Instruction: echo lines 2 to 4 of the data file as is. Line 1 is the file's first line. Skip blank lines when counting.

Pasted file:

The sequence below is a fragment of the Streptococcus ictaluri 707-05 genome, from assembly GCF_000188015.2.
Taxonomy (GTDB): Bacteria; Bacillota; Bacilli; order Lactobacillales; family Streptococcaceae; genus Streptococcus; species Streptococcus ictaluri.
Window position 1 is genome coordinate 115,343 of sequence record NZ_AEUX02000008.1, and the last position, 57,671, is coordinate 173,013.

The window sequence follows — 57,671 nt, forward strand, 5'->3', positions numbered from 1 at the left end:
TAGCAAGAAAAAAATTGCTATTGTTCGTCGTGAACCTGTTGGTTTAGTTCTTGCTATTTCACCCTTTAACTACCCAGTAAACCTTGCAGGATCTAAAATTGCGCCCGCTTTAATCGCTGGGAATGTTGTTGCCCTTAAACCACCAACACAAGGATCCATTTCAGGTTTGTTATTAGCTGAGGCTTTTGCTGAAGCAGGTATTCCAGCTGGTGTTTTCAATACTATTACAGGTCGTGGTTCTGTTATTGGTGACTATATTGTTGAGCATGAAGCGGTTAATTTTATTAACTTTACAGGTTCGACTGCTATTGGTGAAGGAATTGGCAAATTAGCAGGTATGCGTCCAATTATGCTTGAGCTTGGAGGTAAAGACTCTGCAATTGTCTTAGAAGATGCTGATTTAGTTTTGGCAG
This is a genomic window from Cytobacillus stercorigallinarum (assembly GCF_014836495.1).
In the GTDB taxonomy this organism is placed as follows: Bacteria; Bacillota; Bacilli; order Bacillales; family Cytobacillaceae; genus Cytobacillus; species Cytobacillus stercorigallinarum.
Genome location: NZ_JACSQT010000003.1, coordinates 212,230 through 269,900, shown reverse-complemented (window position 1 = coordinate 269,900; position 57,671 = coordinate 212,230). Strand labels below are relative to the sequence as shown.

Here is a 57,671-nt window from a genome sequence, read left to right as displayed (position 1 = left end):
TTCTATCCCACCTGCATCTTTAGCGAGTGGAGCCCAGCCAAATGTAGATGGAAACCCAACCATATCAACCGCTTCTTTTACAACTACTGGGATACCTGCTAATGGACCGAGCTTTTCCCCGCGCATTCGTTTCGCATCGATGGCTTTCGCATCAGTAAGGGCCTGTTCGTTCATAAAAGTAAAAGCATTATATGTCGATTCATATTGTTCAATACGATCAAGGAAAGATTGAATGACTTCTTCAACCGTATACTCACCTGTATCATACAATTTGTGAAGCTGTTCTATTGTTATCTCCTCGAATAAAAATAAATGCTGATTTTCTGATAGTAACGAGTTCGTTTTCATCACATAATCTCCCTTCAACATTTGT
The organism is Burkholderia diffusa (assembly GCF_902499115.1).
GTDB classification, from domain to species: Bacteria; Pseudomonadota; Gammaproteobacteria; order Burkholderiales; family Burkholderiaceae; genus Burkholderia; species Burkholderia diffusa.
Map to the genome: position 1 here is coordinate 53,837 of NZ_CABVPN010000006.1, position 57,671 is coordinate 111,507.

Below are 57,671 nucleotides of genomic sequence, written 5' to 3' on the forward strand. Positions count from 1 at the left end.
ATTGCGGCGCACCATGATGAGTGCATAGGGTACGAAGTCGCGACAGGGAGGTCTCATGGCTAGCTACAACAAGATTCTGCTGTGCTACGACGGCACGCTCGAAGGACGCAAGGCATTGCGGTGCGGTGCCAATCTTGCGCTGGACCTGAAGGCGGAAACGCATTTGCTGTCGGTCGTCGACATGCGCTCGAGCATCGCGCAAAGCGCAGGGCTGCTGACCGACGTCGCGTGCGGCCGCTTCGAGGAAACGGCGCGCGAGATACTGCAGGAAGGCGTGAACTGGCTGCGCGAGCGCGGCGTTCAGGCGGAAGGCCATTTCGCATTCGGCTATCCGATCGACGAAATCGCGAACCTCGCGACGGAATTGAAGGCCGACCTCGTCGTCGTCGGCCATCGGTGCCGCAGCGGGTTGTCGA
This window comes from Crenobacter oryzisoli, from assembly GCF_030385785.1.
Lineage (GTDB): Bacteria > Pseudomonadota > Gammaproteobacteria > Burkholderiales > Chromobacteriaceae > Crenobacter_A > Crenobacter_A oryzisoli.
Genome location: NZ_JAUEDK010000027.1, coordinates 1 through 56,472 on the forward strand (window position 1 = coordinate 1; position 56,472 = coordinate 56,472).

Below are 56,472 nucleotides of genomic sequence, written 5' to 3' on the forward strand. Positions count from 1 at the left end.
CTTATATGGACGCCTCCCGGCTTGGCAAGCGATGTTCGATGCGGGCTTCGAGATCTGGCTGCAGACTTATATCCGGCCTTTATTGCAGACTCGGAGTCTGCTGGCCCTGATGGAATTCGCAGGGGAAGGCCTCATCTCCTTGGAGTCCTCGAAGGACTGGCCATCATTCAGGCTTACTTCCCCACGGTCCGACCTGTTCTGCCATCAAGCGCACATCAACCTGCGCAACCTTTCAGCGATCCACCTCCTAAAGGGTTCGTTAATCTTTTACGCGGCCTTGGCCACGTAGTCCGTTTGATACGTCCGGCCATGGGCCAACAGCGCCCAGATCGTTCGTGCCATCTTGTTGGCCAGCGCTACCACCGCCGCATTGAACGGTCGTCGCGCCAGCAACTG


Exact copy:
Taxonomy (GTDB): Bacteria; Bacillota; Bacilli; order Lactobacillales; family Streptococcaceae; genus Streptococcus; species Streptococcus ictaluri.
Window position 1 is genome coordinate 115,343 of sequence record NZ_AEUX02000008.1, and the last position, 57,671, is coordinate 173,013.

The window sequence follows — 57,671 nt, forward strand, 5'->3', positions numbered from 1 at the left end: